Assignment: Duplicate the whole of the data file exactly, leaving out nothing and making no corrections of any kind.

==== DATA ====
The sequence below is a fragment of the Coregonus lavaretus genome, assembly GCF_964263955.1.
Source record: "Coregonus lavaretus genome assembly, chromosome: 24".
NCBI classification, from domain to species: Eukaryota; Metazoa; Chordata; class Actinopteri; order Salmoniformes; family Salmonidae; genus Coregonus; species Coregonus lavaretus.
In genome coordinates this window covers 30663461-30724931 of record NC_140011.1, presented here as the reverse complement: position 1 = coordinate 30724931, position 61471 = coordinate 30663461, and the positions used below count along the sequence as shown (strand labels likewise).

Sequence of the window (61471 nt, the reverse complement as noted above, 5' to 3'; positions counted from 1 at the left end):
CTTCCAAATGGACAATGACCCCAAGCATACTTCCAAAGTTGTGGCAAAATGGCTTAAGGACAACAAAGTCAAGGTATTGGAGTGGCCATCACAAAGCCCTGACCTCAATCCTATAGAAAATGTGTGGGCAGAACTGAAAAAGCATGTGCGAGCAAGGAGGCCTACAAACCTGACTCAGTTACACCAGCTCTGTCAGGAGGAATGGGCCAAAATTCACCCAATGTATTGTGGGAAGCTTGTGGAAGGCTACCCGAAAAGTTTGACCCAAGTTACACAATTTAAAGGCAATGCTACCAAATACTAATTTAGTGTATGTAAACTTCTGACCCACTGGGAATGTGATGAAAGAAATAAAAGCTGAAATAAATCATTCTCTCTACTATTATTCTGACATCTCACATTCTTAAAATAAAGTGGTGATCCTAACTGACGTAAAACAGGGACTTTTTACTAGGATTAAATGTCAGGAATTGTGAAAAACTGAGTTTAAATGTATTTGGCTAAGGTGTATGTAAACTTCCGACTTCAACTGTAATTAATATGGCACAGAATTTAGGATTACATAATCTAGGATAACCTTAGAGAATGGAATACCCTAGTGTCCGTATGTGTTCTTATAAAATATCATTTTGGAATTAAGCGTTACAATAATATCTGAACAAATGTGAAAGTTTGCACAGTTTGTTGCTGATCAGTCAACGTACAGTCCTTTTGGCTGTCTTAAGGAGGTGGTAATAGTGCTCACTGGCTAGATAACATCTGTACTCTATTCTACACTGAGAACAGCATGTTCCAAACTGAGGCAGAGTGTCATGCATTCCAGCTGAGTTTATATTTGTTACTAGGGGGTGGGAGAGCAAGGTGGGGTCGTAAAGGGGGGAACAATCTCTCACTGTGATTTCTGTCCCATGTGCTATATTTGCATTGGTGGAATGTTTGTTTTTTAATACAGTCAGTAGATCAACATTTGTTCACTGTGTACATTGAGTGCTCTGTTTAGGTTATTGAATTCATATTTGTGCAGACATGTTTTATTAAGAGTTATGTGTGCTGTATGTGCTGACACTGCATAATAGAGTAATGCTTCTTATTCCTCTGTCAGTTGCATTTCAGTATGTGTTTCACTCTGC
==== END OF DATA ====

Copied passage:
The sequence below is a fragment of the Coregonus lavaretus genome, assembly GCF_964263955.1.
Source record: "Coregonus lavaretus genome assembly, chromosome: 24".
NCBI classification, from domain to species: Eukaryota; Metazoa; Chordata; class Actinopteri; order Salmoniformes; family Salmonidae; genus Coregonus; species Coregonus lavaretus.
In genome coordinates this window covers 30663461-30724931 of record NC_140011.1, presented here as the reverse complement: position 1 = coordinate 30724931, position 61471 = coordinate 30663461, and the positions used below count along the sequence as shown (strand labels likewise).

Sequence of the window (61471 nt, the reverse complement as noted above, 5' to 3'; positions counted from 1 at the left end):
CTTCCAAATGGACAATGACCCCAAGCATACTTCCAAAGTTGTGGCAAAATGGCTTAAGGACAACAAAGTCAAGGTATTGGAGTGGCCATCACAAAGCCCTGACCTCAATCCTATAGAAAATGTGTGGGCAGAACTGAAAAAGCATGTGCGAGCAAGGAGGCCTACAAACCTGACTCAGTTACACCAGCTCTGTCAGGAGGAATGGGCCAAAATTCACCCAATGTATTGTGGGAAGCTTGTGGAAGGCTACCCGAAAAGTTTGACCCAAGTTACACAATTTAAAGGCAATGCTACCAAATACTAATTTAGTGTATGTAAACTTCTGACCCACTGGGAATGTGATGAAAGAAATAAAAGCTGAAATAAATCATTCTCTCTACTATTATTCTGACATCTCACATTCTTAAAATAAAGTGGTGATCCTAACTGACGTAAAACAGGGACTTTTTACTAGGATTAAATGTCAGGAATTGTGAAAAACTGAGTTTAAATGTATTTGGCTAAGGTGTATGTAAACTTCCGACTTCAACTGTAATTAATATGGCACAGAATTTAGGATTACATAATCTAGGATAACCTTAGAGAATGGAATACCCTAGTGTCCGTATGTGTTCTTATAAAATATCATTTTGGAATTAAGCGTTACAATAATATCTGAACAAATGTGAAAGTTTGCACAGTTTGTTGCTGATCAGTCAACGTACAGTCCTTTTGGCTGTCTTAAGGAGGTGGTAATAGTGCTCACTGGCTAGATAACATCTGTACTCTATTCTACACTGAGAACAGCATGTTCCAAACTGAGGCAGAGTGTCATGCATTCCAGCTGAGTTTATATTTGTTACTAGGGGGTGGGAGAGCAAGGTGGGGTCGTAAAGGGGGGAACAATCTCTCACTGTGATTTCTGTCCCATGTGCTATATTTGCATTGGTGGAATGTTTGTTTTTTAATACAGTCAGTAGATCAACATTTGTTCACTGTGTACATTGAGTGCTCTGTTTAGGTTATTGAATTCATATTTGTGCAGACATGTTTTATTAAGAGTTATGTGTGCTGTATGTGCTGACACTGCATAATAGAGTAATGCTTCTTATTCCTCTGTCAGTTGCATTTCAGTATGTGTTTCACTCTGC